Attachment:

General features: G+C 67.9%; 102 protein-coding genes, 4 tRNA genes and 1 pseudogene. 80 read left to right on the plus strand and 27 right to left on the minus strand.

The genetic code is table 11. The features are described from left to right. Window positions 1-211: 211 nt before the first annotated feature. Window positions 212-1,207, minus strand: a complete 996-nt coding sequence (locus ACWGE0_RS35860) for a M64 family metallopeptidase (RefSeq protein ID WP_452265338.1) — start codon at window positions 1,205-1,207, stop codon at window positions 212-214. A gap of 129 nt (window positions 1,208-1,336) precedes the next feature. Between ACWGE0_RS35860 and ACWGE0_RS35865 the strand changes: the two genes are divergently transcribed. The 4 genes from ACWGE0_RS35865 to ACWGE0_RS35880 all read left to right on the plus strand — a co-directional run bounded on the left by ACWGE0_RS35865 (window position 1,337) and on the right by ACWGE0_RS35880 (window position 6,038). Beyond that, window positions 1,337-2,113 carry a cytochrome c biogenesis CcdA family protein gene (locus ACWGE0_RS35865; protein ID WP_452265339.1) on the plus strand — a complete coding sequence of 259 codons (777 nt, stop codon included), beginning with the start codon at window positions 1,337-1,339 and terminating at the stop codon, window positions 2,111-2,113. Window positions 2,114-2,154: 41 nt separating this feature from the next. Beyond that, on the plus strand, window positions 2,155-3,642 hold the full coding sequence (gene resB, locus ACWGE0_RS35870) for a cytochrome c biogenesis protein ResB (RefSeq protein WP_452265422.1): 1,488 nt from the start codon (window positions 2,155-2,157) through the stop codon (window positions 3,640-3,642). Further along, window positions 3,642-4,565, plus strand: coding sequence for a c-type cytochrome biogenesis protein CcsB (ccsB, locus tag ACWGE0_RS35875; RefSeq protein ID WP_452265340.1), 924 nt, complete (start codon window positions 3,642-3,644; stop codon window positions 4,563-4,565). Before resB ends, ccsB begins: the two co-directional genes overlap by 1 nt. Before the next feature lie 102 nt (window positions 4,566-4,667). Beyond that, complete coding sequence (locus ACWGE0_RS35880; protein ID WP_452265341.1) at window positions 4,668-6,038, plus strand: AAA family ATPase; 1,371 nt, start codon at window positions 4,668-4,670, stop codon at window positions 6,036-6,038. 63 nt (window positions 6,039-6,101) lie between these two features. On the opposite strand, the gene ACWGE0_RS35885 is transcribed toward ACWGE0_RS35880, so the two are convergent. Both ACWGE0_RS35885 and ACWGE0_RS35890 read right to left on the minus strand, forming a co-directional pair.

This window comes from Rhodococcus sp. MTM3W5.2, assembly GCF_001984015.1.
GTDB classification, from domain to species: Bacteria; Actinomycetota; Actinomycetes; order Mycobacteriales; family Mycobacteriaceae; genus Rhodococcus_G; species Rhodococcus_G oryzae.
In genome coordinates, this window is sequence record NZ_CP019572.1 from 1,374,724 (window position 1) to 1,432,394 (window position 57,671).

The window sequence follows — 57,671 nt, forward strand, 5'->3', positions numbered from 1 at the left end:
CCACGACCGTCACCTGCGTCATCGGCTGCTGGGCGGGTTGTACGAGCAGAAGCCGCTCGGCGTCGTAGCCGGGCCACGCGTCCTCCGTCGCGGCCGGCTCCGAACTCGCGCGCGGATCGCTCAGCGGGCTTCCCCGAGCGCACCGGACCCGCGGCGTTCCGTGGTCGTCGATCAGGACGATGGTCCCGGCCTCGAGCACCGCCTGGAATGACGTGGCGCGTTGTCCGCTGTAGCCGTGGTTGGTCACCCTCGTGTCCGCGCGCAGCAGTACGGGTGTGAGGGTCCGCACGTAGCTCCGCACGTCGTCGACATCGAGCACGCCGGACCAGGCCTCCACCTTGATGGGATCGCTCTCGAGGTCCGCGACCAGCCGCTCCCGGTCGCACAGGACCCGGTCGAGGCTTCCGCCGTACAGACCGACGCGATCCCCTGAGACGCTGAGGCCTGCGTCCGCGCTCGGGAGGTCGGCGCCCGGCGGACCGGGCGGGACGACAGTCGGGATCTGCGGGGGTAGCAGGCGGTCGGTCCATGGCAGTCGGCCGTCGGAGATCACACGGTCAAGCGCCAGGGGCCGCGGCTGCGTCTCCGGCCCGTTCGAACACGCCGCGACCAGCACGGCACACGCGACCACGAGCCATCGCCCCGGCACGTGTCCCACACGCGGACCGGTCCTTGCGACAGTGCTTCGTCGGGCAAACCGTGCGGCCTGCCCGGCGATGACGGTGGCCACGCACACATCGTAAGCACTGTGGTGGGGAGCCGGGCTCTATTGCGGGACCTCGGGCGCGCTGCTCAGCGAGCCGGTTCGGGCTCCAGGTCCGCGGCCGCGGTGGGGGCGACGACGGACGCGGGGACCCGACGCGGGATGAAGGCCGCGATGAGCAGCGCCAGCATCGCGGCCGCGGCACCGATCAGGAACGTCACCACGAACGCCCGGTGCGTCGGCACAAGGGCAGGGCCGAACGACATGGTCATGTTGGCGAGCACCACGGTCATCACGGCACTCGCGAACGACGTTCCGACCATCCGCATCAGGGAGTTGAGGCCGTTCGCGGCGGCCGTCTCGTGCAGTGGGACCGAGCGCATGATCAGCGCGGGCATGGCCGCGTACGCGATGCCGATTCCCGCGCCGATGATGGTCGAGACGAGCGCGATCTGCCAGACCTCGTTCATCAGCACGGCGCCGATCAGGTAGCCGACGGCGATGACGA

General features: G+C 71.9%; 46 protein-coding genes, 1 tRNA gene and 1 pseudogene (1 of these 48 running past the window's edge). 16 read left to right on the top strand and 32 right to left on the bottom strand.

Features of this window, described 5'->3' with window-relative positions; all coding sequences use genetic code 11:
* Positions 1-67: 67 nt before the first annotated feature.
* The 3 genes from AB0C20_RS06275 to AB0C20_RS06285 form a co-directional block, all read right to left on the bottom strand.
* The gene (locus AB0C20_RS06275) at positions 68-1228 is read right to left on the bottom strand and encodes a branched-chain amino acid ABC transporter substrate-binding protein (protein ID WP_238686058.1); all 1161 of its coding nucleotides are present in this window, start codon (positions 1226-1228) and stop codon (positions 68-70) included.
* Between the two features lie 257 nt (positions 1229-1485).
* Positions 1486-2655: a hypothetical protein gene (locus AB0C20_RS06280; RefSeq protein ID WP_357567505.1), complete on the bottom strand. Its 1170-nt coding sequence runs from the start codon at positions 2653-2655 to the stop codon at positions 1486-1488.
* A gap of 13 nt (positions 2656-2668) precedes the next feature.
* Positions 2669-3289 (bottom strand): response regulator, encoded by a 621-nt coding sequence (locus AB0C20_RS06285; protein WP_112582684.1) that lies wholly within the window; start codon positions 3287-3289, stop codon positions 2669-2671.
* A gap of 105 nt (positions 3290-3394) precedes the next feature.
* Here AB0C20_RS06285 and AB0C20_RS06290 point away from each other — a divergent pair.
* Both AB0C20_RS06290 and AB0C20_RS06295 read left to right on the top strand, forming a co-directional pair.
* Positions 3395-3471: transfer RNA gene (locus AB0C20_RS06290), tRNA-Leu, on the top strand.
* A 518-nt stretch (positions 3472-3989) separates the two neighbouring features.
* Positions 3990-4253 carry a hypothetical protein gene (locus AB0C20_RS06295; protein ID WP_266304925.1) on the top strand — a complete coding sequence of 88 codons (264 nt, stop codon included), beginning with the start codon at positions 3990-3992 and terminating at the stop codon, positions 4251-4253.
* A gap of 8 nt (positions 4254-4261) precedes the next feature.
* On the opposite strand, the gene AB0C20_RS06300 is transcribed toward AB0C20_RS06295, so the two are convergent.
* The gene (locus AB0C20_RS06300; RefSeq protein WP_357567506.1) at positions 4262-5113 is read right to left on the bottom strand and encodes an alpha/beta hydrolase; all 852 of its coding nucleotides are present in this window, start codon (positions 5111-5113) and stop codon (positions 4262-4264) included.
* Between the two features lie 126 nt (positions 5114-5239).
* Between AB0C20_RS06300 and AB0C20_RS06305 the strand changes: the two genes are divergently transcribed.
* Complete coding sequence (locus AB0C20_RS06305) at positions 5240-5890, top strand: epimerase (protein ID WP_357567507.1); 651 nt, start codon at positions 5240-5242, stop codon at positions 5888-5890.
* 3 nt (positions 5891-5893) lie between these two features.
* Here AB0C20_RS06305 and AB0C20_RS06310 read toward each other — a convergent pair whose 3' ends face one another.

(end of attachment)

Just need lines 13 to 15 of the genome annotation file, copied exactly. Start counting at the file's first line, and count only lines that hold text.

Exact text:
* Between the two features lie 257 nt (positions 1229-1485).
* Positions 1486-2655: a hypothetical protein gene (locus AB0C20_RS06280; RefSeq protein ID WP_357567505.1), complete on the bottom strand. Its 1170-nt coding sequence runs from the start codon at positions 2653-2655 to the stop codon at positions 1486-1488.
* A gap of 13 nt (positions 2656-2668) precedes the next feature.